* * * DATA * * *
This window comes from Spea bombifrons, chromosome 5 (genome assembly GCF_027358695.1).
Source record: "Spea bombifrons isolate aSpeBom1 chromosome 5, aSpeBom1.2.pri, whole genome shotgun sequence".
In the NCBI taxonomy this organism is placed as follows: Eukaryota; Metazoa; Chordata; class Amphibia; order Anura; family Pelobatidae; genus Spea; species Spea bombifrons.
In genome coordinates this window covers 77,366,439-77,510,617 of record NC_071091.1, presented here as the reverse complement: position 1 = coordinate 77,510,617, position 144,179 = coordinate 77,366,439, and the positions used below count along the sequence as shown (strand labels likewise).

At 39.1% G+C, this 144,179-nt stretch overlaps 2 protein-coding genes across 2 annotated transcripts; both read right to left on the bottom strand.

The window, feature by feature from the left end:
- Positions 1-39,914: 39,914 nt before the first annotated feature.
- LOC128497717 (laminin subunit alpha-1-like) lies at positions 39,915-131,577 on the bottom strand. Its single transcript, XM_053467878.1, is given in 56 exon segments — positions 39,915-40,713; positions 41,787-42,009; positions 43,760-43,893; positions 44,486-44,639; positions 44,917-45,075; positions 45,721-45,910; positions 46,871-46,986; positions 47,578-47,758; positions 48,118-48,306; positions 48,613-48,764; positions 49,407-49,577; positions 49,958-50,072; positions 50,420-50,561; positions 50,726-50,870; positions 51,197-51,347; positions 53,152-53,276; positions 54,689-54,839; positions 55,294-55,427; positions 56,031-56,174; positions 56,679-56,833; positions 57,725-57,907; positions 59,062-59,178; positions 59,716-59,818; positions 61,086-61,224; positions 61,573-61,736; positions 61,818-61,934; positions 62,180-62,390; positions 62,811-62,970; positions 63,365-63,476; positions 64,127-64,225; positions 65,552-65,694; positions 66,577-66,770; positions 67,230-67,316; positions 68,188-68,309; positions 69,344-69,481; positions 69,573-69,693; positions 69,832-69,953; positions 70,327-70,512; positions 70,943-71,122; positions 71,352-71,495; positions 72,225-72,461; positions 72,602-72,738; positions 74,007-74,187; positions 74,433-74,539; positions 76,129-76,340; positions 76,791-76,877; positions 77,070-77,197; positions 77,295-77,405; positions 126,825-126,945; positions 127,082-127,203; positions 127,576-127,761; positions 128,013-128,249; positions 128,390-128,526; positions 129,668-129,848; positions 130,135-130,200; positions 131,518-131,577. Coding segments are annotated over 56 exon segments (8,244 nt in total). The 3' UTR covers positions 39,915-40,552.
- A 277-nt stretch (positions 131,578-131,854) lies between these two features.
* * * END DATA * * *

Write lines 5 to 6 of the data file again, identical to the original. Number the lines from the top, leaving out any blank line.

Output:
At 39.1% G+C, this 144,179-nt stretch overlaps 2 protein-coding genes across 2 annotated transcripts; both read right to left on the bottom strand.

The window, feature by feature from the left end: